Priming a flood.

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Kelley Williams, Chair Bigger Pie Forum, October 14, 2016

To prime a pump, you give it some water from a bucket to get it started.  To prime a flood next year, you give it some water from this year to get it started.  If other things are equal, the more water you give it, the more likely a flood and the more severe.  That’s happening now.  The Mississippi River has record water this year that could start a flood next year.  It could be worse than 2011 or 2016.  It could screenshot-2016-10-17-08-53-24thumbcause billions more damage to Mississippi’s 1.2 million acres that flooded then. 

Why Mississippi floods.  The US Army Corps of Engineers tries to protect us from floods.  That’s its job.  That’s why it builds levees – over 3,000 miles since 1928 when Congress put it in charge of floods.  That’s why it straightened and shortened the river by 151 miles with 16 cutoffs between Memphis and just south of Natchez.  The idea was to speed the flow to the Gulf.  It works.  Except when the flow gets to the Gulf, it can’t get out fast enough.  So the river backs up and floods Mississippi.

When this happens, the river also tries to flood Baton Rouge and New Orleans.  So the Corps built emergency spillways to protect them: the Bonnet Carre’ and the Morganza.  They saved New Orleans and Baton Rouge in 2011.  It was the first time both had been opened since 1973 when they saved the Old River Control Structure.  But they didn’t help Mississippi much.  They were not designed to. 

What could help.  The Old River Control Structure could help Mississippi. Now.  It’s just south of the Mississippi line.  It diverts 30% of the Mississippi River’s flow down the Atchafalaya River to the Gulf at Morgan City.  This route to the Gulf is much shorter and steeper than via New Orleans.   So the water gets to the Gulf faster.  The diversion lowers the level in the main channel of the river which is what floods Mississippi. 

Some 1.2 million acres of Mississippi floods.  High levees are part of the cause. The higher  they are, the higher the floods and the greater the batture and backwater flooding.  The batture is the land between the river and the levees or natural hills that bound it.  There are about 600,000 acres of batture in Mississippi.  The backwaters are the land along the Yazoo River and other tributaries that drain into the Mississippi when it’s low.  They don’t drain when it’s is high though.  There are about 600,000 acres of backwater flood land in Mississippi.

So what could reduce Mississippi’s batture and backwater floods?  It’s simple: send more flow down the Atchafalaya at Old River. The Corps controls this.  It limits the flow to 30% because it thought it had to.  It appears it misread its orders.  It is now running computer models to simulate the effects of increasing the flow to 40% and to 50%.  Among other things it wants to see how much more flow Morgan City can handle.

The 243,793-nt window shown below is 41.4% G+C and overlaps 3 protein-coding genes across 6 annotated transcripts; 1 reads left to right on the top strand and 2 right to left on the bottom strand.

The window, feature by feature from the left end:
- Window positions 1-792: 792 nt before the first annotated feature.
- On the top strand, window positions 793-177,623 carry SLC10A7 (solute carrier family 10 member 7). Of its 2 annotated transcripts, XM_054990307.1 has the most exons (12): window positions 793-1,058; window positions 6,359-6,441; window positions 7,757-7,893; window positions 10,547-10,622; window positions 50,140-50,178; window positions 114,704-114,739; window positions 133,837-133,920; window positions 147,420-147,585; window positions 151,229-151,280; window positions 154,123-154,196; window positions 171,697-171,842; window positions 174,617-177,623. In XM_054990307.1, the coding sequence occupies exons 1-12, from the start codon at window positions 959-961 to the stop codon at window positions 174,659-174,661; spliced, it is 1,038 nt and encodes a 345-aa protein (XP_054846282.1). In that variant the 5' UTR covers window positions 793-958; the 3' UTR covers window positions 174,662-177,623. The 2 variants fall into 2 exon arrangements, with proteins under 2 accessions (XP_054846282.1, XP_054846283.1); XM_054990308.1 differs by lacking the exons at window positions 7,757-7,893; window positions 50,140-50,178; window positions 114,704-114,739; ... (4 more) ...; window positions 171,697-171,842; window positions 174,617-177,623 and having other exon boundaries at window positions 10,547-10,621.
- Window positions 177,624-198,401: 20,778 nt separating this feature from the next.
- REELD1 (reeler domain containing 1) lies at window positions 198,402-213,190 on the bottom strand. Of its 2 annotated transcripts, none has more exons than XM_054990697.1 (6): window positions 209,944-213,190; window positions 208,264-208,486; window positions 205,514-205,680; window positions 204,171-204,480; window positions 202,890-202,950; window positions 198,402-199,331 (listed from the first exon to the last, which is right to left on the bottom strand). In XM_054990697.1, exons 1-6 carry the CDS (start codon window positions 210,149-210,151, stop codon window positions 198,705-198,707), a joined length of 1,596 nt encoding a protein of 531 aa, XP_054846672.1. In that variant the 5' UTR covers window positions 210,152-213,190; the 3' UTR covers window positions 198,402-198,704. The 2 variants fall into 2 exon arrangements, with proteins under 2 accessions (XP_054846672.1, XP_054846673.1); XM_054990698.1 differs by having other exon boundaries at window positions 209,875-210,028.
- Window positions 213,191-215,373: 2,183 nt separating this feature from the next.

You might ask why not just gradually increase the flow to actually see when Morgan City has a problem?  It has plenty of freeboard now.  The river and its flow are naturally low in the fall.  Great time to run a real test.

What primes a flood?  But the river is not low enough this fall to reduce the odds of a flood next year when the winter and spring rains come.  In fact, the low stage this year was a record high.  So the odds of a flood next year are also high.

How does this work?  Let’s look at 67 years of flood history starting in 1950 after the river had  stabilized following the last cutoff in 1942.  There is a strong correlation between the low water level or stage in the current year and the high water stage the following year.  The low stage is a good predictor of coming floods.  This makes sense.  The lower the river in the fall, the more water it takes to cause a flood the following winter and spring.  The higher the river, the less it takes.  A high river in the fall primes a flood.

Records show that when the low water stage was below 10 feet at Natchez, floods occurred the following year about 14% of the time.   When the low stage was above 10 feet, floods occurred the following year about 63% of the time.   So floods occurred over four times more often when the low stage was above 10 feet than when it was below 10 feet.

The low stage this year was 25.9 feet on October 8.  It has been above 20 feet only twice in 67 years.  It was 22.3 feet in 1993.  That was followed by floods six years in a row.  It was 20.7 feet in 2009.  That primed the river for a flood in 2010 followed by the all-time record high 2011 flood.

The low stages started to rise in 1972.  Floods increased.  Previously the low stage had been above 10 feet (10.1 feet) only once in 23 years.  But it jumped to 13 feet in 1972.  The following year the great flood of 1973 occurred.  The Mississippi River almost overwhelmed the Old River Control Structure and changed course to take the Atchafalaya route to the Gulf.  It was a near thing.  The Bonnet Carre’ and the Morganza were opened to save it.

From 1972 through 2016 (to date) the low stage was above 10 feet 29 times. It flooded 66% of the time the next year, and there were nine major floods (six feet above flood stage). 

Time’s running out.  The river is primed for another major flood.  It has a record 16 foot head start.  But there is still time to reduce this – and the odds of a major flood.  How?

Send more water down the Atchafalaya now.  Please. 

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